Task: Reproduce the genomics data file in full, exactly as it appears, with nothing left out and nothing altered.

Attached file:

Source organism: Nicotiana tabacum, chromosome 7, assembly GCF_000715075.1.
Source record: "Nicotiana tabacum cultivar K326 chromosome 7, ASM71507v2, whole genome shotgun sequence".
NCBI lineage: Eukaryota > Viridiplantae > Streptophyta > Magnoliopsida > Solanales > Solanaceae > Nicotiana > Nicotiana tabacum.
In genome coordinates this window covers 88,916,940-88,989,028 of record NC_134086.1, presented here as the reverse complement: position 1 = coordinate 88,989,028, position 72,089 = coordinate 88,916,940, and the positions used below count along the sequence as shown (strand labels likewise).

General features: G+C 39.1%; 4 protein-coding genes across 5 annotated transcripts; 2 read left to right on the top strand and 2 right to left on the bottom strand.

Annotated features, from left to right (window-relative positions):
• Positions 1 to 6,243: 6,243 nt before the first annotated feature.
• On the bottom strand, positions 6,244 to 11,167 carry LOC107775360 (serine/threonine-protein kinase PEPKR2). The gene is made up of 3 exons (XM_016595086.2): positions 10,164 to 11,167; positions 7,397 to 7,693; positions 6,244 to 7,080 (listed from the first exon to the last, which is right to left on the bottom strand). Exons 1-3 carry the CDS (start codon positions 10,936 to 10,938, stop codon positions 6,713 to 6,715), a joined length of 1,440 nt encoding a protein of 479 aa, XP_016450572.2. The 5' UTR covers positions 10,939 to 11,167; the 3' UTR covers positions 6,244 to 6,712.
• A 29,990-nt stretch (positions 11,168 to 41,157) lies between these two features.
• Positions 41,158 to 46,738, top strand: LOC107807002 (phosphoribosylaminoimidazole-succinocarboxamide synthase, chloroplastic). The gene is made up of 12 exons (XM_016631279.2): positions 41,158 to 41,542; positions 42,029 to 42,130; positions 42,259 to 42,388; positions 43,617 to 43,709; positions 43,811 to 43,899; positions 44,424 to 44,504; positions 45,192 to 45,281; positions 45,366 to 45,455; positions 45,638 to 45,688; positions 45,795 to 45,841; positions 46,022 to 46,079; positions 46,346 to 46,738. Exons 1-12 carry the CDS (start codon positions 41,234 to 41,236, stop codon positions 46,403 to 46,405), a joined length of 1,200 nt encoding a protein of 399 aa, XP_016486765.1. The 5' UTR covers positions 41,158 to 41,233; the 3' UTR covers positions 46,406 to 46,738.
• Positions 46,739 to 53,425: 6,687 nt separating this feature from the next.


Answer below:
Source organism: Nicotiana tabacum, chromosome 7, assembly GCF_000715075.1.
Source record: "Nicotiana tabacum cultivar K326 chromosome 7, ASM71507v2, whole genome shotgun sequence".
NCBI lineage: Eukaryota > Viridiplantae > Streptophyta > Magnoliopsida > Solanales > Solanaceae > Nicotiana > Nicotiana tabacum.
In genome coordinates this window covers 88,916,940-88,989,028 of record NC_134086.1, presented here as the reverse complement: position 1 = coordinate 88,989,028, position 72,089 = coordinate 88,916,940, and the positions used below count along the sequence as shown (strand labels likewise).

General features: G+C 39.1%; 4 protein-coding genes across 5 annotated transcripts; 2 read left to right on the top strand and 2 right to left on the bottom strand.

Annotated features, from left to right (window-relative positions):
• Positions 1 to 6,243: 6,243 nt before the first annotated feature.
• On the bottom strand, positions 6,244 to 11,167 carry LOC107775360 (serine/threonine-protein kinase PEPKR2). The gene is made up of 3 exons (XM_016595086.2): positions 10,164 to 11,167; positions 7,397 to 7,693; positions 6,244 to 7,080 (listed from the first exon to the last, which is right to left on the bottom strand). Exons 1-3 carry the CDS (start codon positions 10,936 to 10,938, stop codon positions 6,713 to 6,715), a joined length of 1,440 nt encoding a protein of 479 aa, XP_016450572.2. The 5' UTR covers positions 10,939 to 11,167; the 3' UTR covers positions 6,244 to 6,712.
• A 29,990-nt stretch (positions 11,168 to 41,157) lies between these two features.
• Positions 41,158 to 46,738, top strand: LOC107807002 (phosphoribosylaminoimidazole-succinocarboxamide synthase, chloroplastic). The gene is made up of 12 exons (XM_016631279.2): positions 41,158 to 41,542; positions 42,029 to 42,130; positions 42,259 to 42,388; positions 43,617 to 43,709; positions 43,811 to 43,899; positions 44,424 to 44,504; positions 45,192 to 45,281; positions 45,366 to 45,455; positions 45,638 to 45,688; positions 45,795 to 45,841; positions 46,022 to 46,079; positions 46,346 to 46,738. Exons 1-12 carry the CDS (start codon positions 41,234 to 41,236, stop codon positions 46,403 to 46,405), a joined length of 1,200 nt encoding a protein of 399 aa, XP_016486765.1. The 5' UTR covers positions 41,158 to 41,233; the 3' UTR covers positions 46,406 to 46,738.
• Positions 46,739 to 53,425: 6,687 nt separating this feature from the next.